Its mushroom-shaped top module, perhaps its most distinguishing feature, contains four sets of space doors granting entrance to up to six starships at a time. Ships that dock inside the main bay may undergo a huge range of repairs, from regular maintenance to major refits. Starfleet Command emphasizes operational readiness this close to the Romulan Neutral Zone, and the starships that patrol the surrounding space receive the most advanced defense and sensor technology available.


Starbase 23 remains stationery at a point near the Romulan Neutral Zone in the Beta Quadrant. Starships docked at Starbase 23 could enter the Neutral Zone within minutes at high warp. The Unroth System lies just on the other side of the Neutral Zone, a planetary system that hosts a Romulan colony. Slightly further away lies the point at which the Klingon Border meets Romulan space, a perennial point of friction and gamesmanship between the Klingon and Romulan fleets.

The Paulsen Nebula, where the USS Enterprise NCC-1701-D hid from a Borg cube in 2367, lies slightly rimward of Starbase 23 in Federation space. Its dense gaseous content renders sensors nearly useless, making it an ideal location for raiders, rogues and renegades to evade patrolling Starfleet vessels. The region once boasted a Federation colony known as New Providence, but the colony fell victim to the Borg during the 2367 incursion shortly before the disastrous Battle of Wolfe 359. Today, the site that was once New Providence is little more than a vast crater, but a Starfleet science team continues to study the area for valuable intelligence on the Borg threat.


Starbase 23 hosts a crew complement of around 700 Starfleet officers and enlisted personnel. This includes strategic personnel who oversee Starfleet’s monitoring of the Neutral Zone, a fully staffed judge advocate general’s office and security station, separate engineering teams to maintain both the starbase and visiting starships, a team devoted solely to the administration of the starbase, a medical team and a group devoted to scientific research.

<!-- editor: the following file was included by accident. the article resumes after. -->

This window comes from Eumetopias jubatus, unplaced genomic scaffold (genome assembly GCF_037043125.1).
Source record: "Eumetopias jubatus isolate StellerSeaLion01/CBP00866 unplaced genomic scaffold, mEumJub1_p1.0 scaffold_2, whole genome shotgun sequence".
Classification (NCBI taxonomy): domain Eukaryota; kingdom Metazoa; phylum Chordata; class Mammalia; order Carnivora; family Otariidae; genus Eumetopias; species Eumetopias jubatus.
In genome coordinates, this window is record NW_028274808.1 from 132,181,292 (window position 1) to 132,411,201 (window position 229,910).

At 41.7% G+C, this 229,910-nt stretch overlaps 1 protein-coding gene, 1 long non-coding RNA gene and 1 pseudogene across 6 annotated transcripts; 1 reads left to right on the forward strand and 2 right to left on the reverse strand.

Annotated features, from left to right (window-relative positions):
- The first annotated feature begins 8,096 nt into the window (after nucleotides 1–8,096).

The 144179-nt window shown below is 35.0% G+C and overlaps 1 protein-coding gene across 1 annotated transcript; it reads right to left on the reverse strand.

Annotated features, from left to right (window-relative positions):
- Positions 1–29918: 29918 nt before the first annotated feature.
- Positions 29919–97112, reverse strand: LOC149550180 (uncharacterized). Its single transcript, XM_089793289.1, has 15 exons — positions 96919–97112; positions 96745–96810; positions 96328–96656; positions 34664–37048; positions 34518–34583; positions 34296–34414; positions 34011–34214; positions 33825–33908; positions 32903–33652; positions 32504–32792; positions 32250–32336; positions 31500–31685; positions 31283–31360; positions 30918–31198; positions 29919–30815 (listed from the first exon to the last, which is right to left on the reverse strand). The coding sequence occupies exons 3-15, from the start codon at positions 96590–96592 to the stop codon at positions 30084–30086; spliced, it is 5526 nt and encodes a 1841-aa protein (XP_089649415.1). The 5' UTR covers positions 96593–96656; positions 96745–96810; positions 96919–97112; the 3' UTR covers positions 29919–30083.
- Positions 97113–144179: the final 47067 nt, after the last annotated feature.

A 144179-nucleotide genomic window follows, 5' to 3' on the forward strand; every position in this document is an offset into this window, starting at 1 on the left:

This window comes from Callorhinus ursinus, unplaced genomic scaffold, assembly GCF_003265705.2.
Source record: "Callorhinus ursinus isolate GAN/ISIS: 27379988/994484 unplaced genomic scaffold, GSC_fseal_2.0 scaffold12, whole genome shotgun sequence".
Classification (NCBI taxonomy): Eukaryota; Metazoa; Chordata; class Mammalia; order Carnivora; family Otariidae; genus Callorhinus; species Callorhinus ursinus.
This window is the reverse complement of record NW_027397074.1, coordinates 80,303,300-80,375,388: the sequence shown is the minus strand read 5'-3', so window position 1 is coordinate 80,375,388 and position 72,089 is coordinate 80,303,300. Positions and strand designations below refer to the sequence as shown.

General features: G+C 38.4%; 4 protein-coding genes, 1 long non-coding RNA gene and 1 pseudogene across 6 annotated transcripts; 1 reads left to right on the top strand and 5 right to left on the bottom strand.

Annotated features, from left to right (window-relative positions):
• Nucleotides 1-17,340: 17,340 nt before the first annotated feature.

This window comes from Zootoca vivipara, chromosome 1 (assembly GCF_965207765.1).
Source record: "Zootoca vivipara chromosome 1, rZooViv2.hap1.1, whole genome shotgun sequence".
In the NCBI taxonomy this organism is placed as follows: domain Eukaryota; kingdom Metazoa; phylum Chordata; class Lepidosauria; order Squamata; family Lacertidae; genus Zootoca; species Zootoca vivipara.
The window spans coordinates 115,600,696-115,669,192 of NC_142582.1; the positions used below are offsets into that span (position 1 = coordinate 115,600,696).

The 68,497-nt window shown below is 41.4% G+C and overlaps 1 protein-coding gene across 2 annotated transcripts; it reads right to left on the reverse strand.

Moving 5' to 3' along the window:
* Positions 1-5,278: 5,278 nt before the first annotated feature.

The commanding officer of Starbase 23 is Fleet Admiral Behl Ch’Tharris, an Andorian with a long and storied career at Starfleet Command. Admiral Ch’Tharris’s duties require her to spend most of her time overseeing fleet deployments and strategic operations along the Neutral Zone. She maintains a full support team in her office to help her with these decisions. An officer with the rank of commander oversees the day-to-day operations of the starbase, though he or she still reports regularly to Admiral Ch’Tharris.


The year is 2371. The USS Enterprise-D was recently destroyed in a crash on the planet Veridian III. Starfleet has begun exploring the Gamma Quadrant by traveling through the Bajoran Wormhole, where something called the Dominion awaits. Starfleet Command soon will dispatch the USS Voyager to the Badlands on a mission concerning the Maquis resistance group. And tensions along the Romulan Neutral Zone have reached a fever pitch after several incidents over the previous decade show the Romulan Star Empire plans to destabilize the political balance of power in the Alpha and Beta Quadrants.

Monday, November 13, 2017

The Nelbinar: Creating an original alien race and homeworld in Star Trek Adventures

Nearly every gamemaster I’ve known loves world building, and Star Trek rpgs offer a unique opportunity to literally invent entire worlds from scratch.

Numerous episodes of Star Trek rely on strange new worlds both as settings and as plot devices to drive stories.  From the planet Minos in TNG, which was taken over by automated weapons systems, to the beautifully realized Pahvo in the most recent episodes of Star Trek Discovery, exotic alien worlds play a huge roll in Star Trek storytelling. So it’s no surprise that Star Trek Adventures offers some advice on creating new races and planets.